I do not want the reader to get the impression that I do not believe in what are called spiritual or psychic phenomenon. Other articles on this website should make it clear that I DO believe in such things. However, it does not follow that all the stories which claim to portray such things do in fact do so. Before classifying a story in the "spiritual phenomenon" area we should diligently enquire whether a more mundane explanation will not serve - as I believe is the case here. In my student days there was a great interest in the movement known as the "Demythologists", typified by the late Canon Heaton of Coventry Cathedral. They tried to explain everything in everyday terms, but I felt at the time that they went too far and finished up seeing no spiritual side at all.. I would not wish to be classified as one of them - with apologies to Canon Heaton whose spirit might well be watching over my shoulder as I type these words. If that comment does not show you where I stand, nothing will.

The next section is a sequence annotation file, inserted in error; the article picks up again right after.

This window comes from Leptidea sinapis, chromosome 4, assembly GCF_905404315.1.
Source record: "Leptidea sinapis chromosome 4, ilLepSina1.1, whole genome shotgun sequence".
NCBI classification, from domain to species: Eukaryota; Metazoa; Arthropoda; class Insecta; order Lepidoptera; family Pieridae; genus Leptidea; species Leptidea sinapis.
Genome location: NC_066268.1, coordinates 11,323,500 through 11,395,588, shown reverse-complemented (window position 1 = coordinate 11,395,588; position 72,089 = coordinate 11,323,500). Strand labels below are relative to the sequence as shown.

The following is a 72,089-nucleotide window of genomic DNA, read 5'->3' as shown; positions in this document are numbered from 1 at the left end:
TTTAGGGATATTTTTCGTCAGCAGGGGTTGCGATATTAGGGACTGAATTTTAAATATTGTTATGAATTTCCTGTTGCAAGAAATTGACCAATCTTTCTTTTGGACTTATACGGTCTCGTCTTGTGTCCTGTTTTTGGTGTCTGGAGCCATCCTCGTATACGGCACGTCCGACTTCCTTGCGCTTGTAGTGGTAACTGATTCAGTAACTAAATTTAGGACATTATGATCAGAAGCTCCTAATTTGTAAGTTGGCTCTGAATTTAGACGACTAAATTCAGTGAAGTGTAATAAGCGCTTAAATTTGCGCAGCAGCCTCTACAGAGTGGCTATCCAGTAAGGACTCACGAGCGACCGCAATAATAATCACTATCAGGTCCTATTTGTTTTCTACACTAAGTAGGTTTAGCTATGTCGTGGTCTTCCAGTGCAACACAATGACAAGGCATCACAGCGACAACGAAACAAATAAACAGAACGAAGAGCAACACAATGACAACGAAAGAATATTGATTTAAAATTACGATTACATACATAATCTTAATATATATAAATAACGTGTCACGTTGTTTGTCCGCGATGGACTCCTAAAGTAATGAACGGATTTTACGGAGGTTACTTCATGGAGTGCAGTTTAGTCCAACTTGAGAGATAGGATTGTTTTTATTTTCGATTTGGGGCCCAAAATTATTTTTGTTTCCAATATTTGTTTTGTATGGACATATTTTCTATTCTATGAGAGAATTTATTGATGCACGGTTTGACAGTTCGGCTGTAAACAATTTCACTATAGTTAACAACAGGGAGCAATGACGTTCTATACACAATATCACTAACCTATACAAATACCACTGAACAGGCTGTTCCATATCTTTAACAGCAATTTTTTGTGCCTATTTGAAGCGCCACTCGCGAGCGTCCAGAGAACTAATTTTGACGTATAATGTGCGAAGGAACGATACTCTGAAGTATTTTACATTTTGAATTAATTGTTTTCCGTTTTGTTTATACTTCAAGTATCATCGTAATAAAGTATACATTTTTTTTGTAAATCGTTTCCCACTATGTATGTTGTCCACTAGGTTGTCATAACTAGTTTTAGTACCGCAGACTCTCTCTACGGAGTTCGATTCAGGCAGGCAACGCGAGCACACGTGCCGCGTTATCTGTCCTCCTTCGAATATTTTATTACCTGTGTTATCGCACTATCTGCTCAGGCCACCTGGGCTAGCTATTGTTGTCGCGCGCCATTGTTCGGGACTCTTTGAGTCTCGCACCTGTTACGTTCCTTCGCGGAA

The complicated plan worked and the new Messiah was safe for a while. In fact the existence of a new baby of the house and lineage of David would probably not have been revealed at all if there had not come from the east wise men bearing gifts for the infant king. They made the fatal, and we must admit, stupid mistake of enquiring at Herod's Court as to where the new baby was. So, alerted by the "wise" men Herod took typically robust action, ordering the slaying of all the male children in the district of Bethlehem who were under two years of age? (Matthew chapter 2, verse 16) The visitors brought gold and frankincense and myrrh but by their coming forced Joseph and Mary and Jesus to become refugees, with all the hardship that such a status must have brought with it, and also left an unknown but probably considerable number of parents sorrowing bitterly for their dead boys.

What a pity the wise men ever came.